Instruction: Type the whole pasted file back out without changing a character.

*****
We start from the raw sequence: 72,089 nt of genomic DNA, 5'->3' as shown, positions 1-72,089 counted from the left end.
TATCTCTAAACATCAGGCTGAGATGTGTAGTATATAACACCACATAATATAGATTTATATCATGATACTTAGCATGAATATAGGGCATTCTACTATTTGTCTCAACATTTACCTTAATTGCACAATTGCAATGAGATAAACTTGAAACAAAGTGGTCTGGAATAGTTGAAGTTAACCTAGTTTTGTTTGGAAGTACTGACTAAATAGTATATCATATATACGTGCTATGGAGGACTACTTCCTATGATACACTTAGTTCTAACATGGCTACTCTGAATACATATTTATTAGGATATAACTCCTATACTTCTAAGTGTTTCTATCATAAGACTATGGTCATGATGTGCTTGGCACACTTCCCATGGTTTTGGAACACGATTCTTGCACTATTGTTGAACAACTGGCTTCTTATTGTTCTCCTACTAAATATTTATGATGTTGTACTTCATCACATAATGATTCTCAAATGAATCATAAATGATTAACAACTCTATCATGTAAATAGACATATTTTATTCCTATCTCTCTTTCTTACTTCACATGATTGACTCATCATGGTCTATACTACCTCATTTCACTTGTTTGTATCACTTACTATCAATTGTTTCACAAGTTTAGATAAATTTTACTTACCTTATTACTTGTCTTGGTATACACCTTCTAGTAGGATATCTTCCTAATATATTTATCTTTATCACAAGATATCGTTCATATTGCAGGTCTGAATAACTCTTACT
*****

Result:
We start from the raw sequence: 72,089 nt of genomic DNA, 5'->3' as shown, positions 1-72,089 counted from the left end.
TATCTCTAAACATCAGGCTGAGATGTGTAGTATATAACACCACATAATATAGATTTATATCATGATACTTAGCATGAATATAGGGCATTCTACTATTTGTCTCAACATTTACCTTAATTGCACAATTGCAATGAGATAAACTTGAAACAAAGTGGTCTGGAATAGTTGAAGTTAACCTAGTTTTGTTTGGAAGTACTGACTAAATAGTATATCATATATACGTGCTATGGAGGACTACTTCCTATGATACACTTAGTTCTAACATGGCTACTCTGAATACATATTTATTAGGATATAACTCCTATACTTCTAAGTGTTTCTATCATAAGACTATGGTCATGATGTGCTTGGCACACTTCCCATGGTTTTGGAACACGATTCTTGCACTATTGTTGAACAACTGGCTTCTTATTGTTCTCCTACTAAATATTTATGATGTTGTACTTCATCACATAATGATTCTCAAATGAATCATAAATGATTAACAACTCTATCATGTAAATAGACATATTTTATTCCTATCTCTCTTTCTTACTTCACATGATTGACTCATCATGGTCTATACTACCTCATTTCACTTGTTTGTATCACTTACTATCAATTGTTTCACAAGTTTAGATAAATTTTACTTACCTTATTACTTGTCTTGGTATACACCTTCTAGTAGGATATCTTCCTAATATATTTATCTTTATCACAAGATATCGTTCATATTGCAGGTCTGAATAACTCTTACT